The Mineral Thomsonite

Thomsonite Mineral

A tectosilicate type chain mineral from the zeolite group,  is known as Thomsonite, which, before 1997,  was documented as a type of mineral, but the IMA or the International Mineralogical Association made an amendment and brought it under  the series category during 1997 and these varieties of minerals we named as  Thomsonite-Sr and Thomsonite-Ca, where  the former,  with dominating strontium, is called thomsonite-Sr, which is very rare. Nearly all collectors possessing specimen of Thomsonite have only Thomsonite-Ca with them

Chemical Formula  


Derivation of Name  

It was Henry James Brooke in 1820 who renamed it to honor of a well known Scottish professor of chemistry in the University of Glasgow, a mineral enthusiast. Thomsonite has orthorhombic crystals.  


Thomsonite is found in the company of other zeolites in the cavities of volcanic basaltic rocks,   and intermittently with pegmatites of granite.             


An appealing tendency of Thomsonite is to appear as round, concentric, polished bands of stones that have good aesthetic looks. This exterior is most often found at Thomsonite Beach at Grand Marais, Minnesota, on the shoreline of Lake Superior. It generally appears along with other zeolites plus green Chlorite.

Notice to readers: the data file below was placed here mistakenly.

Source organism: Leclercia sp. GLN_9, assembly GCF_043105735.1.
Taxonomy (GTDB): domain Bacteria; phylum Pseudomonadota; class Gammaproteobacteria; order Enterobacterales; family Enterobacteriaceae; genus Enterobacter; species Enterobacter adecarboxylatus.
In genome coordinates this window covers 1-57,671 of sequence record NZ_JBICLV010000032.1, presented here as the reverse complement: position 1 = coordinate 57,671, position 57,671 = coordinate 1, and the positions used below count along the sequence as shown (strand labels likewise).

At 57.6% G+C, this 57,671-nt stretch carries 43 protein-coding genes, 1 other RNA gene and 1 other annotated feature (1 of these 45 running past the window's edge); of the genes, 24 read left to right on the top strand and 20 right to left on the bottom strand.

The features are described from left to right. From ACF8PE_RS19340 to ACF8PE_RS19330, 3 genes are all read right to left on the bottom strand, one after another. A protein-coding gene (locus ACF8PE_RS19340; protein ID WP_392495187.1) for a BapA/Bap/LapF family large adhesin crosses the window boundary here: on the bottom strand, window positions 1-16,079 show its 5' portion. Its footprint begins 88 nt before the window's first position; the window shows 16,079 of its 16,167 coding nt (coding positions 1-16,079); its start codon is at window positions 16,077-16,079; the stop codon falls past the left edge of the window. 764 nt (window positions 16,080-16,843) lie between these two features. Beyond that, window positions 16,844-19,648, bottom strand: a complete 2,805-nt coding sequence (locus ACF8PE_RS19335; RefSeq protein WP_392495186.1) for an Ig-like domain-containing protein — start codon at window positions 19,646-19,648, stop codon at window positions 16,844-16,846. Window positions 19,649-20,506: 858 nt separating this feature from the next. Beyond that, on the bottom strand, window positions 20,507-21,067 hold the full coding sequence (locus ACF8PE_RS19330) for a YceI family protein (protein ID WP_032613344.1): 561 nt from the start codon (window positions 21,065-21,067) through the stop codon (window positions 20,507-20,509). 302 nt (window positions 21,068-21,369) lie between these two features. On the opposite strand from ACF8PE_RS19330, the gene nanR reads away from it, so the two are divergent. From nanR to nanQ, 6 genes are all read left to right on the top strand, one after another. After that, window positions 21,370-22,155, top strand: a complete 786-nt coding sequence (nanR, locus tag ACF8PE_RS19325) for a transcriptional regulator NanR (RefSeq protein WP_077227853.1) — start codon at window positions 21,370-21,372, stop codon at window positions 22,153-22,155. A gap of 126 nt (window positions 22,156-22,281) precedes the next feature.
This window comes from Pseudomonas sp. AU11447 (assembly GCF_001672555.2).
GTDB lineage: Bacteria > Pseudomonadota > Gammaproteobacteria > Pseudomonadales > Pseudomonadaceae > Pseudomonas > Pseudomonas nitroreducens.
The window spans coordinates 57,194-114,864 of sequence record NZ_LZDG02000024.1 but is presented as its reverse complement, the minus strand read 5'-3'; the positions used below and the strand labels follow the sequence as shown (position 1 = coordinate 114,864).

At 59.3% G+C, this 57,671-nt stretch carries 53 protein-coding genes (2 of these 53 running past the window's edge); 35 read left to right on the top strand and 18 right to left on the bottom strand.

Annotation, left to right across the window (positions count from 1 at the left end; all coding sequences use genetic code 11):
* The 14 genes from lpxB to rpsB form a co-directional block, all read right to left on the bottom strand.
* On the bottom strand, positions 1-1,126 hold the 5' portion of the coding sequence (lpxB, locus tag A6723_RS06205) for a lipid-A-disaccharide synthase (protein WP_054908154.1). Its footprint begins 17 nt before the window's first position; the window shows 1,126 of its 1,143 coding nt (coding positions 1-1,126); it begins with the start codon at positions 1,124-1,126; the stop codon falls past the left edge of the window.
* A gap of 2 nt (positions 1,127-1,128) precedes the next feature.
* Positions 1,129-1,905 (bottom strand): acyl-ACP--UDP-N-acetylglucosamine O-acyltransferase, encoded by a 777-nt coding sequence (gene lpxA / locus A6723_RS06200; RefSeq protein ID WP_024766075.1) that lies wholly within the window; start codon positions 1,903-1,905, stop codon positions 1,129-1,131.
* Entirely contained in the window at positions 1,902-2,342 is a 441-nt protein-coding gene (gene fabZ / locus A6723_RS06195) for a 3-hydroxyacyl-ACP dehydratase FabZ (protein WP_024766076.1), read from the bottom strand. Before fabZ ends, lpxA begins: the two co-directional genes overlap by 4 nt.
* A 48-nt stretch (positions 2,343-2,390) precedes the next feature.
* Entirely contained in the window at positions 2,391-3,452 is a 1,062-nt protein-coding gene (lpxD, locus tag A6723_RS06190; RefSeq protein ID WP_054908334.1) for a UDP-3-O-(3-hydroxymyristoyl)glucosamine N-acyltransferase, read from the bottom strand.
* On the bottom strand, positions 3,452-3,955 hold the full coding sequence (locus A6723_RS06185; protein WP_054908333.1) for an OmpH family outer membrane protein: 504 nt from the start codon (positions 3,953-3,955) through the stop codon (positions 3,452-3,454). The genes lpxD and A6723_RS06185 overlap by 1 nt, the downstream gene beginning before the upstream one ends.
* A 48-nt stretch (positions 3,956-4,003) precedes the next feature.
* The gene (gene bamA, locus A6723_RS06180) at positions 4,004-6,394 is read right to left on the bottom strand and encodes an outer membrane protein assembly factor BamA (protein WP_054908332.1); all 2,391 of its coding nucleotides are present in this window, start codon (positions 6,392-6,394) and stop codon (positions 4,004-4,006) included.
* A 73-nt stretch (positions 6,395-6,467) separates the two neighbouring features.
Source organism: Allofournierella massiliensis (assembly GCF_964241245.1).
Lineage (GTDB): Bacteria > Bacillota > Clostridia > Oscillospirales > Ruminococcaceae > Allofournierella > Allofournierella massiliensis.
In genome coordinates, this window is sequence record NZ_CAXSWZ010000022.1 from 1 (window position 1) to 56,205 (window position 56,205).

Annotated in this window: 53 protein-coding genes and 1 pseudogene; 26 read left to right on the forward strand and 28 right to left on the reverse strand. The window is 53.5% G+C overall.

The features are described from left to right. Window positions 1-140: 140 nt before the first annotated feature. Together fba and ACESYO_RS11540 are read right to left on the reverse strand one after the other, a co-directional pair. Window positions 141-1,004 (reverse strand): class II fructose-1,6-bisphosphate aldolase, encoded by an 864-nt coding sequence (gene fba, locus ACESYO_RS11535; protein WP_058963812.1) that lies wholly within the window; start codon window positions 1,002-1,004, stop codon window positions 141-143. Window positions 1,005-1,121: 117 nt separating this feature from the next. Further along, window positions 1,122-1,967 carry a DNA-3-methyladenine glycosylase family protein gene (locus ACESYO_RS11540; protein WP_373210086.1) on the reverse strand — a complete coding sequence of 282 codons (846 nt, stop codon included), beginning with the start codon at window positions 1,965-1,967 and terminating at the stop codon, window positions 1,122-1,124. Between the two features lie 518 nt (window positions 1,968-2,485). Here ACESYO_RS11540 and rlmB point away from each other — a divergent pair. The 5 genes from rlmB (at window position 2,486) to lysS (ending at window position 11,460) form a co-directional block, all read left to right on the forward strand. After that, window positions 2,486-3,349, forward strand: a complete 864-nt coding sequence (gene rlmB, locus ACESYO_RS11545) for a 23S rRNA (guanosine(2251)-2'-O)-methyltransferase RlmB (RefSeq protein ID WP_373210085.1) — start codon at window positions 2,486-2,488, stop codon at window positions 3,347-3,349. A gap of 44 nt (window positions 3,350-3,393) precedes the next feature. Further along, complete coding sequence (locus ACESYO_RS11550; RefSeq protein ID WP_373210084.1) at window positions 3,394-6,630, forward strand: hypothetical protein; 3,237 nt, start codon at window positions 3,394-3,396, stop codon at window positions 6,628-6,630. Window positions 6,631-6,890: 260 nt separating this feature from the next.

Specimens have been located in the Faroe Islands, Oregon, New Jersey, India, Nova Scotia and Russia.


Thomsonite is a rare and sought-after member of the group zeolite, appearing in inimitable and exciting crystal aggregates. During1997, the Zeolite Subcommittee of the IMA divided the mineral into two separate sub-species and started considering Thomsonite as a sequence of two materials. The sequence is made distinct by including strontium and calcium as end members. Ordinary thomsonite that is calcium-dominated is known as Thomsonite-C. It’s generally pure and devoid of any strontium.


It can be white, colorless,  beige, or green, red or yellow to some extent. It can occur as clear or translucent


2.366 g/cm3

The Mohs hardness

 5 to 5.5.


 2.3 to 2.4.
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